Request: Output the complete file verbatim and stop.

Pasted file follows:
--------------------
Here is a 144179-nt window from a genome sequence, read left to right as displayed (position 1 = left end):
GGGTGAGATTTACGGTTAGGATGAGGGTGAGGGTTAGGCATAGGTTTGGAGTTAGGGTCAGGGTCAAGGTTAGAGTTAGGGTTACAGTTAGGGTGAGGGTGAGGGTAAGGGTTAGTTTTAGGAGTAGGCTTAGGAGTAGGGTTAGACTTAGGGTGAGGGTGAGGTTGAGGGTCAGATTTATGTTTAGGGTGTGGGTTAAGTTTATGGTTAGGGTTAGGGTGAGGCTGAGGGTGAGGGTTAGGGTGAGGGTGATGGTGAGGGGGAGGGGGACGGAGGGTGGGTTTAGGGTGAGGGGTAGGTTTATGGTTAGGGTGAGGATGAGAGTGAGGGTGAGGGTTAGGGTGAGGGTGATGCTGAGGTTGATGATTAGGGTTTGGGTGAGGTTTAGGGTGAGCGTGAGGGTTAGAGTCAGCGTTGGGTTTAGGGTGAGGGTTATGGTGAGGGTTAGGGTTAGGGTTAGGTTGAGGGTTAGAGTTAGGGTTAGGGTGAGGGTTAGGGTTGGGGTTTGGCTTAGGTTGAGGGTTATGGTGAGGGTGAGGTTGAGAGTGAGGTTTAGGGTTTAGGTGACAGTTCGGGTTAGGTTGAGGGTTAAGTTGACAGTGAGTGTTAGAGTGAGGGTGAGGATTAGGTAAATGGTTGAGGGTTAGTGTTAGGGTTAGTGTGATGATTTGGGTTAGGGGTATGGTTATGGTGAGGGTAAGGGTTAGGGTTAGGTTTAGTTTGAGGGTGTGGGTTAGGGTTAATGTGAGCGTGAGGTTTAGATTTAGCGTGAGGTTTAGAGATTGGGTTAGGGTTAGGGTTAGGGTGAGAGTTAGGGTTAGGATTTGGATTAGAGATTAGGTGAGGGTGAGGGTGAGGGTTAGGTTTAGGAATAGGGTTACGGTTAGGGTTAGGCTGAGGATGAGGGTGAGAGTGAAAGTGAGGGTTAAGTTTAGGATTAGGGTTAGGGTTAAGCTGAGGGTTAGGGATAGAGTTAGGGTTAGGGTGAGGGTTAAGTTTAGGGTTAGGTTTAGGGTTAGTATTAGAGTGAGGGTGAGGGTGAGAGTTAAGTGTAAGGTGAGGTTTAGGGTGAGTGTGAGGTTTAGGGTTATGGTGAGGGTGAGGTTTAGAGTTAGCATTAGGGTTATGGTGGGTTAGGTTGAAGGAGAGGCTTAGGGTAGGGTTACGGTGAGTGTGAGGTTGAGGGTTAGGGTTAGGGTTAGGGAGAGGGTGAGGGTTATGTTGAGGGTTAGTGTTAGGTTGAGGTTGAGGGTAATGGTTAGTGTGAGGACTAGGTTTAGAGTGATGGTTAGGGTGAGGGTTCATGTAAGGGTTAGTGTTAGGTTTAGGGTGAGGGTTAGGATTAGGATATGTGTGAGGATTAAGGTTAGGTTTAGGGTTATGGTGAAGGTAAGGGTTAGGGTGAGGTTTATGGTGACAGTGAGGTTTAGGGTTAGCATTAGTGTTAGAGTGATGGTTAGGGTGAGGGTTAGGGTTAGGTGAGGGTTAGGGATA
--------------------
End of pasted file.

Here is a 144179-nt window from a genome sequence, read left to right as displayed (position 1 = left end):
GGGTGAGATTTACGGTTAGGATGAGGGTGAGGGTTAGGCATAGGTTTGGAGTTAGGGTCAGGGTCAAGGTTAGAGTTAGGGTTACAGTTAGGGTGAGGGTGAGGGTAAGGGTTAGTTTTAGGAGTAGGCTTAGGAGTAGGGTTAGACTTAGGGTGAGGGTGAGGTTGAGGGTCAGATTTATGTTTAGGGTGTGGGTTAAGTTTATGGTTAGGGTTAGGGTGAGGCTGAGGGTGAGGGTTAGGGTGAGGGTGATGGTGAGGGGGAGGGGGACGGAGGGTGGGTTTAGGGTGAGGGGTAGGTTTATGGTTAGGGTGAGGATGAGAGTGAGGGTGAGGGTTAGGGTGAGGGTGATGCTGAGGTTGATGATTAGGGTTTGGGTGAGGTTTAGGGTGAGCGTGAGGGTTAGAGTCAGCGTTGGGTTTAGGGTGAGGGTTATGGTGAGGGTTAGGGTTAGGGTTAGGTTGAGGGTTAGAGTTAGGGTTAGGGTGAGGGTTAGGGTTGGGGTTTGGCTTAGGTTGAGGGTTATGGTGAGGGTGAGGTTGAGAGTGAGGTTTAGGGTTTAGGTGACAGTTCGGGTTAGGTTGAGGGTTAAGTTGACAGTGAGTGTTAGAGTGAGGGTGAGGATTAGGTAAATGGTTGAGGGTTAGTGTTAGGGTTAGTGTGATGATTTGGGTTAGGGGTATGGTTATGGTGAGGGTAAGGGTTAGGGTTAGGTTTAGTTTGAGGGTGTGGGTTAGGGTTAATGTGAGCGTGAGGTTTAGATTTAGCGTGAGGTTTAGAGATTGGGTTAGGGTTAGGGTTAGGGTGAGAGTTAGGGTTAGGATTTGGATTAGAGATTAGGTGAGGGTGAGGGTGAGGGTTAGGTTTAGGAATAGGGTTACGGTTAGGGTTAGGCTGAGGATGAGGGTGAGAGTGAAAGTGAGGGTTAAGTTTAGGATTAGGGTTAGGGTTAAGCTGAGGGTTAGGGATAGAGTTAGGGTTAGGGTGAGGGTTAAGTTTAGGGTTAGGTTTAGGGTTAGTATTAGAGTGAGGGTGAGGGTGAGAGTTAAGTGTAAGGTGAGGTTTAGGGTGAGTGTGAGGTTTAGGGTTATGGTGAGGGTGAGGTTTAGAGTTAGCATTAGGGTTATGGTGGGTTAGGTTGAAGGAGAGGCTTAGGGTAGGGTTACGGTGAGTGTGAGGTTGAGGGTTAGGGTTAGGGTTAGGGAGAGGGTGAGGGTTATGTTGAGGGTTAGTGTTAGGTTGAGGTTGAGGGTAATGGTTAGTGTGAGGACTAGGTTTAGAGTGATGGTTAGGGTGAGGGTTCATGTAAGGGTTAGTGTTAGGTTTAGGGTGAGGGTTAGGATTAGGATATGTGTGAGGATTAAGGTTAGGTTTAGGGTTATGGTGAAGGTAAGGGTTAGGGTGAGGTTTATGGTGACAGTGAGGTTTAGGGTTAGCATTAGTGTTAGAGTGATGGTTAGGGTGAGGGTTAGGGTTAGGTGAGGGTTAGGGATA